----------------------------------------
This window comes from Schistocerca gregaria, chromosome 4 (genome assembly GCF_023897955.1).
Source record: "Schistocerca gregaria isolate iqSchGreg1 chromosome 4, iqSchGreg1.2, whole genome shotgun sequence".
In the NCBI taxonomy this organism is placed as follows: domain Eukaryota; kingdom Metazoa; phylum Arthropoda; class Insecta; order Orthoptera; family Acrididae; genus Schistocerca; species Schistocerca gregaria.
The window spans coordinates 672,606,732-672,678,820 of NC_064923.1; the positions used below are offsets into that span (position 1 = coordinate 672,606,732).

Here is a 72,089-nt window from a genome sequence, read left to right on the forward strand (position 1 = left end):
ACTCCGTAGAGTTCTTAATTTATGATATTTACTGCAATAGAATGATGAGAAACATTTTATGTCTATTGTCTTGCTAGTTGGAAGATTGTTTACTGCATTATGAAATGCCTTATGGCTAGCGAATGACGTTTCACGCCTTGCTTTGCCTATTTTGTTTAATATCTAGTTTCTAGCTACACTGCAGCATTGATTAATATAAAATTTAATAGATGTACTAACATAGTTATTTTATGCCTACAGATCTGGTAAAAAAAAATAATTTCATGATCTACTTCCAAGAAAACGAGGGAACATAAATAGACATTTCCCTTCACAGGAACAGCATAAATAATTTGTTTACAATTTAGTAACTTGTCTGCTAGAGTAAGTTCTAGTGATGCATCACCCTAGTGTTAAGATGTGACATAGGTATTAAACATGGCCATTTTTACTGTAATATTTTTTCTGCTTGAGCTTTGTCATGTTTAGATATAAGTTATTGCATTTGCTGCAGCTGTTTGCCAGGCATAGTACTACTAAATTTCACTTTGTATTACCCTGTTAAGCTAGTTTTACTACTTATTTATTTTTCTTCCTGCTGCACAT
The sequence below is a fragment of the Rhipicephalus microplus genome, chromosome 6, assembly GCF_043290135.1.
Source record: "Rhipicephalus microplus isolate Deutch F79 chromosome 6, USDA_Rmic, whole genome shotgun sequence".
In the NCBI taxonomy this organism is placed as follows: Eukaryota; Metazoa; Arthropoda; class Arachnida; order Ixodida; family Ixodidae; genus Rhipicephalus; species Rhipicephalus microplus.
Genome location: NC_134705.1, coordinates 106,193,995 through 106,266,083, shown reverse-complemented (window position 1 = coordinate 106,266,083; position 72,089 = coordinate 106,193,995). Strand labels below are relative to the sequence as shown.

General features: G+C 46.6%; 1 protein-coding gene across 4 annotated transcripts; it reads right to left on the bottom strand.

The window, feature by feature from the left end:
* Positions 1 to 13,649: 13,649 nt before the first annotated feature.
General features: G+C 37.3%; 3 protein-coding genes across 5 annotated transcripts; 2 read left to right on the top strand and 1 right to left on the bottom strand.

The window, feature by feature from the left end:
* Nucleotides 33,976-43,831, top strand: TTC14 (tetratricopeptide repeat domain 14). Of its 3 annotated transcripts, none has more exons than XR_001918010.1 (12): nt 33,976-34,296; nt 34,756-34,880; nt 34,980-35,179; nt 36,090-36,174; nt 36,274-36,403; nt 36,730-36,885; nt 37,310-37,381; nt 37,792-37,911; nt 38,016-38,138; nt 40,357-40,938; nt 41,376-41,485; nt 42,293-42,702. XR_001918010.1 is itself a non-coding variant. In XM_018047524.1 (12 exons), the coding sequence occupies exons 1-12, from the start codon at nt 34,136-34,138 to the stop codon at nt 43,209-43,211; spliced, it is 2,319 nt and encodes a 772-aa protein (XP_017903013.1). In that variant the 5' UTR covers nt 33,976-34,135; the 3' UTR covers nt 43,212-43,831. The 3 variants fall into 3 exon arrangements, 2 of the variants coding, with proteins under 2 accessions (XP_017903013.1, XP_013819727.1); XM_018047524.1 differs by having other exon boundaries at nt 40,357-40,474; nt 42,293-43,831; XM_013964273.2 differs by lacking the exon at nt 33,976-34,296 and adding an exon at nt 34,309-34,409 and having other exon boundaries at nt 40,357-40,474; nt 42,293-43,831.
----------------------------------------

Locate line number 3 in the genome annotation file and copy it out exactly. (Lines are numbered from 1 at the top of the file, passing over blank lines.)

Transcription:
In the NCBI taxonomy this organism is placed as follows: domain Eukaryota; kingdom Metazoa; phylum Arthropoda; class Insecta; order Orthoptera; family Acrididae; genus Schistocerca; species Schistocerca gregaria.